Church Apologizes for Conversion Attempts

You don’t see this every day.

On Saturday in Los Angeles, St. Patrick’s Episcopal Church of Thousand Oaks held a joint service with local Hindu leaders.

Part of the service included the Christians apologizing for their past and present treatment of the Hindus:

During the service, the Rt. Rev. J. Jon Bruno, bishop of the Episcopal Diocese of Los Angeles, issued a statement of apology to the Hindu religious community for centuries-old acts of religious discrimination by Christians, including attempts to convert them.

“I believe that the world cannot afford for us to repeat the errors of our past, in which we sought to dominate rather than to serve,” Bruno said in a statement read by the Rt. Rev. Chester Talton. “In this spirit, and in order to take another step in building trust between our two great religious traditions, I offer a sincere apology to the Hindu religious community.”

The bishop also said he was committed to renouncing “proselytizing” of Hindus. Bruno had been scheduled to read the statement himself, but a death of a close family friend prevented him from attending the service.

Not sure if there’s any course of action that will result from this, but it’s a nice gesture. Hell, any time a church apologizes for a wrong and changes what it’s doing, something good is happening.

I wonder if the proselytization of Hindus will still occur post-apology.

I wonder if the church is going to stop trying to convert those who are not Hindu.

I wonder how other churches will react to any of this…

(Thanks to Grazatt for the link!)


[tags]atheist, atheism, Hinduism, Jesus[/tags]

  • Maria

    it’s about time!

  • http://myangrylittleblog.blogspot.com Phillip

    At a mosque near my home, a church group showed up at prayers. They prayed over the Muslims praying, asking for God to forgive the Muslims for praying to a false god. It was real cute.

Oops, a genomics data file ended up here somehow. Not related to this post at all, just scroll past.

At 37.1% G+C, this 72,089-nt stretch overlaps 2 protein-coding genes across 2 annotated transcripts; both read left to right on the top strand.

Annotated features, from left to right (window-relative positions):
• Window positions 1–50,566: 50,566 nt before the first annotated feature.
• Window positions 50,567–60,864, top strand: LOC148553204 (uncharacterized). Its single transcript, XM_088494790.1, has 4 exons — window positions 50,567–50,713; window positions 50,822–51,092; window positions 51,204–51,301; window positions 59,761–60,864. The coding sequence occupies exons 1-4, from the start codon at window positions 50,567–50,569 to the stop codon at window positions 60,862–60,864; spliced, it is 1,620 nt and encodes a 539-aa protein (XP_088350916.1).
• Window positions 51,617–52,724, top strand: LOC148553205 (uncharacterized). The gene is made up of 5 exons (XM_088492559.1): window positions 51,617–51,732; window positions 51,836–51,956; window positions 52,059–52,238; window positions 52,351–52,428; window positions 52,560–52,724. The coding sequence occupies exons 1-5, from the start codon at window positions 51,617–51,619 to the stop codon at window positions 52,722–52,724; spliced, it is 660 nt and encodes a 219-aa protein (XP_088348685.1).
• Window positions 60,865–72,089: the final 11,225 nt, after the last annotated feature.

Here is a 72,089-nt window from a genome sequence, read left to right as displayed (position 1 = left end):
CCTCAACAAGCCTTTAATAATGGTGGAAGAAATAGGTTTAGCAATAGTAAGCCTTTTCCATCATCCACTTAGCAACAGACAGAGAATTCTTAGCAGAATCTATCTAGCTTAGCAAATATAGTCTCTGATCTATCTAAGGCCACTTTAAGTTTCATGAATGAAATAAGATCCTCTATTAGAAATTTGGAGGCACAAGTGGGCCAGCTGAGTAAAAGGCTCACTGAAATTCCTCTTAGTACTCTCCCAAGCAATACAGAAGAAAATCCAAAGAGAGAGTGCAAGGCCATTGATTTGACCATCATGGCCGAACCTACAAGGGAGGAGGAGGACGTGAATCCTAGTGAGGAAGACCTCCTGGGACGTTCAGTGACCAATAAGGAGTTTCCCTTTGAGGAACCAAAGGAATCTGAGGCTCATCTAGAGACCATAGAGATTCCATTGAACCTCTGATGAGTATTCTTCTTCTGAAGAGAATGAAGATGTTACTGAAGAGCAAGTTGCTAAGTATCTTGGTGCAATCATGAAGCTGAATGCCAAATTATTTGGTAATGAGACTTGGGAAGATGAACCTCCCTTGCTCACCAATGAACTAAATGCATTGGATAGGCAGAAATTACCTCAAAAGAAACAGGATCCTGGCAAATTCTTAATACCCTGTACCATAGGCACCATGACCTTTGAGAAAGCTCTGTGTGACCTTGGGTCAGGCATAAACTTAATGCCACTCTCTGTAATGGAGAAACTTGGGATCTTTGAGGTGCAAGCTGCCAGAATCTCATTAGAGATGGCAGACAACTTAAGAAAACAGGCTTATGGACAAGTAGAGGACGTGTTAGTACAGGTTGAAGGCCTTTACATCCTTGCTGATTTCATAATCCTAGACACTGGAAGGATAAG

• Sarah H.

    I’ve never heard of anything remotely like this happening, and it gives me so much hope! I know of plenty of churches who don’t make it their business to evangelize, but I’ve never seen one turn over a new leaf like this. As a daughter of firmly evangelical parents, I hope that some day they could learn from Christian leaders, such as this pastor, to peacefully tolerate and respect others’ beliefs and abandon the agenda to “save” non-believers.

  • Richard Wade

    Hey that church is within driving distance. Maybe I could go over there and ask if Rev. Bruno could deliver a public apology for Christians’ treatment of atheists! Oh, there’s probably a really long line of groups with a grievance going around the block. Maybe I could take a number for better service or call and schedule an appointment for several months from now.

  • grazatt

    At a mosque near my home, a church group showed up at prayers. They prayed over the Muslims praying, asking for God to forgive the Muslims for praying to a false god. It was real cute.

    and they didn’t get their asses beat?

  • http://www.lightningjoe.blog-city.com Dan Mortenson

    Don’t expect this sort of sentiment to spread. The bishop in question is sadly in violation of the mainstream Christian view that everyone in the world needs to be brought into the fold. Anyone resisting the teachings of the church is by definition a pagan, and needs “salvation.”

    However, I like the idea of every deluded religious person praying for all the other deluded religious people to be forgiven for believing what they believe. There would be no end to such a prayer circle. At the very least, it would keep them out of my hair, out of our children’s schools, out of our sexuality, and out of our collective wombs.


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